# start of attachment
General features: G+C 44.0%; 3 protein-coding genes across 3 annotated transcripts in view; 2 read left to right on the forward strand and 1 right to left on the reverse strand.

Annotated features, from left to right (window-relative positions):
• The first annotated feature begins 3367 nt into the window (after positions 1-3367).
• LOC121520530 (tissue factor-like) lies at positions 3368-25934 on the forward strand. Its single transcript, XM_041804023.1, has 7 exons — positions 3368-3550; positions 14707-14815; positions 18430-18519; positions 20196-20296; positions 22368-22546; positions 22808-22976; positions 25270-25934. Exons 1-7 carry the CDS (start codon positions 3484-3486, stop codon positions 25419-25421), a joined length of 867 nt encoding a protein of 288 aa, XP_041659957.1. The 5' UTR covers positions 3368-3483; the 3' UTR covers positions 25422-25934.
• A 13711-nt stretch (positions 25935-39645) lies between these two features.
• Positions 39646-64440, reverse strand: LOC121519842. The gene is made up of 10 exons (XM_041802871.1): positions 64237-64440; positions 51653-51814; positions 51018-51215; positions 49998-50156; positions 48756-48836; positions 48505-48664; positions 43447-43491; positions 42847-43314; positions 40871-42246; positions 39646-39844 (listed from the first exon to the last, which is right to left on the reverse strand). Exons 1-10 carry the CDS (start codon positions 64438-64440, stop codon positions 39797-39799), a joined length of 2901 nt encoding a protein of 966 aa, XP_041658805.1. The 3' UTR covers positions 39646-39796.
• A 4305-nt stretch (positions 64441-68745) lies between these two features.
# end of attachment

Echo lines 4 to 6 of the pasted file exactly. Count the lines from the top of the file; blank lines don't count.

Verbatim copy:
• LOC121520530 (tissue factor-like) lies at positions 3368-25934 on the forward strand. Its single transcript, XM_041804023.1, has 7 exons — positions 3368-3550; positions 14707-14815; positions 18430-18519; positions 20196-20296; positions 22368-22546; positions 22808-22976; positions 25270-25934. Exons 1-7 carry the CDS (start codon positions 3484-3486, stop codon positions 25419-25421), a joined length of 867 nt encoding a protein of 288 aa, XP_041659957.1. The 5' UTR covers positions 3368-3483; the 3' UTR covers positions 25422-25934.
• A 13711-nt stretch (positions 25935-39645) lies between these two features.
• Positions 39646-64440, reverse strand: LOC121519842. The gene is made up of 10 exons (XM_041802871.1): positions 64237-64440; positions 51653-51814; positions 51018-51215; positions 49998-50156; positions 48756-48836; positions 48505-48664; positions 43447-43491; positions 42847-43314; positions 40871-42246; positions 39646-39844 (listed from the first exon to the last, which is right to left on the reverse strand). Exons 1-10 carry the CDS (start codon positions 64438-64440, stop codon positions 39797-39799), a joined length of 2901 nt encoding a protein of 966 aa, XP_041658805.1. The 3' UTR covers positions 39646-39796.